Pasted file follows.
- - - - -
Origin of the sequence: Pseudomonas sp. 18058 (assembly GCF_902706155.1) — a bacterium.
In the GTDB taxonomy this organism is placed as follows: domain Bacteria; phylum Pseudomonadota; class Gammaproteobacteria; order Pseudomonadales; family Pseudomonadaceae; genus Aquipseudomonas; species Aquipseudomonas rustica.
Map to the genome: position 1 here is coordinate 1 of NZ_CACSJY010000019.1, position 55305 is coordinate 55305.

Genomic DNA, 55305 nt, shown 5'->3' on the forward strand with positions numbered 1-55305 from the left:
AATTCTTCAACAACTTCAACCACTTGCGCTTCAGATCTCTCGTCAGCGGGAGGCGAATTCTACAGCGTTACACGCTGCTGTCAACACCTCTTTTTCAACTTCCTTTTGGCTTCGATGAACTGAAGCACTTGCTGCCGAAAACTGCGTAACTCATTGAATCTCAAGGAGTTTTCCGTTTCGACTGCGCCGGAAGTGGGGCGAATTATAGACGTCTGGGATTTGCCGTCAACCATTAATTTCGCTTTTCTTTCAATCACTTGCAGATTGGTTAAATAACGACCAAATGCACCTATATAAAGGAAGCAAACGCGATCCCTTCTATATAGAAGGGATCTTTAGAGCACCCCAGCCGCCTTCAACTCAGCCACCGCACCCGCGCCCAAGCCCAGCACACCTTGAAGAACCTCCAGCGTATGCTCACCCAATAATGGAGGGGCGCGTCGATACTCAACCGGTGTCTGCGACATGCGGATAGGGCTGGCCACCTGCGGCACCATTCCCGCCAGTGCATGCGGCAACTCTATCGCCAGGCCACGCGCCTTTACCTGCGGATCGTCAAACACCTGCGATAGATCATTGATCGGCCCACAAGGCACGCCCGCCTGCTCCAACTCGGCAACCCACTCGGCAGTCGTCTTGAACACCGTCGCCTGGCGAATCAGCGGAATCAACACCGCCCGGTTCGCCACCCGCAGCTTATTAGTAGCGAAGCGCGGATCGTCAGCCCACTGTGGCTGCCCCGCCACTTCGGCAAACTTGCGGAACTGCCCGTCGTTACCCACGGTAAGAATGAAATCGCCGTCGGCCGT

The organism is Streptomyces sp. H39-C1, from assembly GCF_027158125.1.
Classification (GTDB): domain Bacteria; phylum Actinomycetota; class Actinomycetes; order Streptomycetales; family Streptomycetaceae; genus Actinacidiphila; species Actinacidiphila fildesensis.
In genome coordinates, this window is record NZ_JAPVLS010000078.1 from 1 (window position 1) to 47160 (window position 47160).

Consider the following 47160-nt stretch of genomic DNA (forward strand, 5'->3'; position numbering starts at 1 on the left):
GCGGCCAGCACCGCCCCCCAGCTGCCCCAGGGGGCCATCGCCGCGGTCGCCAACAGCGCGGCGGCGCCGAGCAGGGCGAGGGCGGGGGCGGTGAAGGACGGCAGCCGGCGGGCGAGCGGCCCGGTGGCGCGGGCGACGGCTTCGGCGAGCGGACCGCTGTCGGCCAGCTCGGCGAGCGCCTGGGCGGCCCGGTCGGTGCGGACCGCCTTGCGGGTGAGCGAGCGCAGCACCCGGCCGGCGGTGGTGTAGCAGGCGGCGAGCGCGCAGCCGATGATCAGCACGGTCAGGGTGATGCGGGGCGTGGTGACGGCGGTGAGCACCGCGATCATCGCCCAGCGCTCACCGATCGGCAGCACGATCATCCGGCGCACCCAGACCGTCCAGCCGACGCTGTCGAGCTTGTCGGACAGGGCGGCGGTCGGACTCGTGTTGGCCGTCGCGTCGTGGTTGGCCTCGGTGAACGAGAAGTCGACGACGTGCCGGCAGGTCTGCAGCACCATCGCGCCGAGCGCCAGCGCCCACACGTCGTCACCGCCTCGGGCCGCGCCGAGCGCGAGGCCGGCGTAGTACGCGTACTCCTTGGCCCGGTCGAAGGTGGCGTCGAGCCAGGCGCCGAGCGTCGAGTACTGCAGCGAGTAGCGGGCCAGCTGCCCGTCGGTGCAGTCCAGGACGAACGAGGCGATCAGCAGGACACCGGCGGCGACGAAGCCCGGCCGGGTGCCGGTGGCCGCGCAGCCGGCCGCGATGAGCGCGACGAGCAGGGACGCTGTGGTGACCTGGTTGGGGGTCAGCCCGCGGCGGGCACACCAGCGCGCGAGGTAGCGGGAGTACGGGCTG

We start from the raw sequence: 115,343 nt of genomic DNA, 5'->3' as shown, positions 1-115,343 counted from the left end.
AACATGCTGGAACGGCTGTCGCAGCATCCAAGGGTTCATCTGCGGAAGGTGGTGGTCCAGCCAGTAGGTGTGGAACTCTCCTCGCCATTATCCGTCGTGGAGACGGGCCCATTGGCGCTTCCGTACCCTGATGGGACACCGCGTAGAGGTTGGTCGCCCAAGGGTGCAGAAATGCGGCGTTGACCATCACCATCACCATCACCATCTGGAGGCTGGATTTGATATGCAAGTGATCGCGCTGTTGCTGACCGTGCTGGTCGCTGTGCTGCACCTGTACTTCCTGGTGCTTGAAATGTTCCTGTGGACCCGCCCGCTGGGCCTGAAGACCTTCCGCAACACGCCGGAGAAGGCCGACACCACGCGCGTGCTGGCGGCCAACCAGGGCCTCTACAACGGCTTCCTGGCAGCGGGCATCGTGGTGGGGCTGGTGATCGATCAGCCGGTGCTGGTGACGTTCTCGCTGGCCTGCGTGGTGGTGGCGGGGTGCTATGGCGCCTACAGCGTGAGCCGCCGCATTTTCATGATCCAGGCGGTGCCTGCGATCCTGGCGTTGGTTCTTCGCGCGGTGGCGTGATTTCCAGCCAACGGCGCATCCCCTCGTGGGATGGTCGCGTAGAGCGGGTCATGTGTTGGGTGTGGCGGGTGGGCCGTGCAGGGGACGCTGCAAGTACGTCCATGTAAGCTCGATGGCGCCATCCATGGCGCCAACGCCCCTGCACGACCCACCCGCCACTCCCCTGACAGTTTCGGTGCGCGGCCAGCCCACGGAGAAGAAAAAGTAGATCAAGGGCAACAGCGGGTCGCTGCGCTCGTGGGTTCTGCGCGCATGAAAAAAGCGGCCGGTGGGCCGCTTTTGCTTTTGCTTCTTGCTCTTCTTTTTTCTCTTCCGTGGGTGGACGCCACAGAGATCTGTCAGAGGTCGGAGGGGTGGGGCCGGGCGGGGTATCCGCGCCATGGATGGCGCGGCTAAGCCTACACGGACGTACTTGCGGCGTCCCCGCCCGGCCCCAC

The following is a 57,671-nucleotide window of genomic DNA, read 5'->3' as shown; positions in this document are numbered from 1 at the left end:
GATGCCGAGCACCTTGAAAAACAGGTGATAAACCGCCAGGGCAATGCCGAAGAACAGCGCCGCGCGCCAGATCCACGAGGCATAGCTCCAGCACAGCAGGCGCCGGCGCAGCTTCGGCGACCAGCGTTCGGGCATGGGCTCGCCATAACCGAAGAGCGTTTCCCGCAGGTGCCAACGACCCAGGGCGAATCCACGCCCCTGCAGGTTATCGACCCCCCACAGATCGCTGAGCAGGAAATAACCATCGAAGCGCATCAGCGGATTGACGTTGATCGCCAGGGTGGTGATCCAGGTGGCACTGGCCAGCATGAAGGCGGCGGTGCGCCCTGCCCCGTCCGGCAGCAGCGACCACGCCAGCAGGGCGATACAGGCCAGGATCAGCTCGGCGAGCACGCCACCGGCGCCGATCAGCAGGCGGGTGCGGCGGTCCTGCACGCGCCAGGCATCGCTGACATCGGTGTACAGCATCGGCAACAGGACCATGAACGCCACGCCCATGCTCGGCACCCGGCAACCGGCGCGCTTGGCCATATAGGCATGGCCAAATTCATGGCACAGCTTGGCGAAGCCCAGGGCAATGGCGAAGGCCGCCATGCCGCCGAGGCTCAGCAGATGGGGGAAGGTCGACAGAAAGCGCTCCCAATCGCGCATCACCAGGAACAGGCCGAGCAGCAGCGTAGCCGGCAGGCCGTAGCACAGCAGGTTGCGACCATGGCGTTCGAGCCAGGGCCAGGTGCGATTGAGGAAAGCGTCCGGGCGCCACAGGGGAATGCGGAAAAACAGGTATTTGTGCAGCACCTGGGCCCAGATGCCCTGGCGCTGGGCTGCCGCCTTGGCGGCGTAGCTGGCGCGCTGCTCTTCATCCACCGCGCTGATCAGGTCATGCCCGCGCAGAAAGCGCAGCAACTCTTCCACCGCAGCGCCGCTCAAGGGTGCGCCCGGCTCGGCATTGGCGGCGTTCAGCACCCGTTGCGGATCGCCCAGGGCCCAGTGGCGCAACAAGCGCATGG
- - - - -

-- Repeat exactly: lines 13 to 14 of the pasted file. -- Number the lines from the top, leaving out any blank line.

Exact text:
The following is a 57,671-nucleotide window of genomic DNA, read 5'->3' as shown; positions in this document are numbered from 1 at the left end:
GATGCCGAGCACCTTGAAAAACAGGTGATAAACCGCCAGGGCAATGCCGAAGAACAGCGCCGCGCGCCAGATCCACGAGGCATAGCTCCAGCACAGCAGGCGCCGGCGCAGCTTCGGCGACCAGCGTTCGGGCATGGGCTCGCCATAACCGAAGAGCGTTTCCCGCAGGTGCCAACGACCCAGGGCGAATCCACGCCCCTGCAGGTTATCGACCCCCCACAGATCGCTGAGCAGGAAATAACCATCGAAGCGCATCAGCGGATTGACGTTGATCGCCAGGGTGGTGATCCAGGTGGCACTGGCCAGCATGAAGGCGGCGGTGCGCCCTGCCCCGTCCGGCAGCAGCGACCACGCCAGCAGGGCGATACAGGCCAGGATCAGCTCGGCGAGCACGCCACCGGCGCCGATCAGCAGGCGGGTGCGGCGGTCCTGCACGCGCCAGGCATCGCTGACATCGGTGTACAGCATCGGCAACAGGACCATGAACGCCACGCCCATGCTCGGCACCCGGCAACCGGCGCGCTTGGCCATATAGGCATGGCCAAATTCATGGCACAGCTTGGCGAAGCCCAGGGCAATGGCGAAGGCCGCCATGCCGCCGAGGCTCAGCAGATGGGGGAAGGTCGACAGAAAGCGCTCCCAATCGCGCATCACCAGGAACAGGCCGAGCAGCAGCGTAGCCGGCAGGCCGTAGCACAGCAGGTTGCGACCATGGCGTTCGAGCCAGGGCCAGGTGCGATTGAGGAAAGCGTCCGGGCGCCACAGGGGAATGCGGAAAAACAGGTATTTGTGCAGCACCTGGGCCCAGATGCCCTGGCGCTGGGCTGCCGCCTTGGCGGCGTAGCTGGCGCGCTGCTCTTCATCCACCGCGCTGATCAGGTCATGCCCGCGCAGAAAGCGCAGCAACTCTTCCACCGCAGCGCCGCTCAAGGGTGCGCCCGGCTCGGCATTGGCGGCGTTCAGCACCCGTTGCGGATCGCCCAGGGCCCAGTGGCGCAACAAGCGCATGG